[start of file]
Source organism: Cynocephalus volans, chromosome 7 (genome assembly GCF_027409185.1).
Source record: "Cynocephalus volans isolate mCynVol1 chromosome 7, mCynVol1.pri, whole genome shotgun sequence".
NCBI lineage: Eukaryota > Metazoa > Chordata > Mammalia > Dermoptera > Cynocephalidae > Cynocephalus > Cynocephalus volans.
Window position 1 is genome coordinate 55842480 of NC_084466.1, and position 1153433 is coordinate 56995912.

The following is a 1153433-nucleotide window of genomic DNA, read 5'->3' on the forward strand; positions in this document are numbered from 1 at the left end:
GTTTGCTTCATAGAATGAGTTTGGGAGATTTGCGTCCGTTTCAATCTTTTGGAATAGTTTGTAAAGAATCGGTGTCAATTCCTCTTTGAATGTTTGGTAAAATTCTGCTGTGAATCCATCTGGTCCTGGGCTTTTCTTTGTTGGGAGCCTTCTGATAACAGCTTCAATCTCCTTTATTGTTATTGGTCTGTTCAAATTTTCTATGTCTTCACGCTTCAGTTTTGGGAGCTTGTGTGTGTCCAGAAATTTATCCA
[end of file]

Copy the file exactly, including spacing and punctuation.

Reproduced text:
Source organism: Cynocephalus volans, chromosome 7 (genome assembly GCF_027409185.1).
Source record: "Cynocephalus volans isolate mCynVol1 chromosome 7, mCynVol1.pri, whole genome shotgun sequence".
NCBI lineage: Eukaryota > Metazoa > Chordata > Mammalia > Dermoptera > Cynocephalidae > Cynocephalus > Cynocephalus volans.
Window position 1 is genome coordinate 55842480 of NC_084466.1, and position 1153433 is coordinate 56995912.

The following is a 1153433-nucleotide window of genomic DNA, read 5'->3' on the forward strand; positions in this document are numbered from 1 at the left end:
GTTTGCTTCATAGAATGAGTTTGGGAGATTTGCGTCCGTTTCAATCTTTTGGAATAGTTTGTAAAGAATCGGTGTCAATTCCTCTTTGAATGTTTGGTAAAATTCTGCTGTGAATCCATCTGGTCCTGGGCTTTTCTTTGTTGGGAGCCTTCTGATAACAGCTTCAATCTCCTTTATTGTTATTGGTCTGTTCAAATTTTCTATGTCTTCACGCTTCAGTTTTGGGAGCTTGTGTGTGTCCAGAAATTTATCCA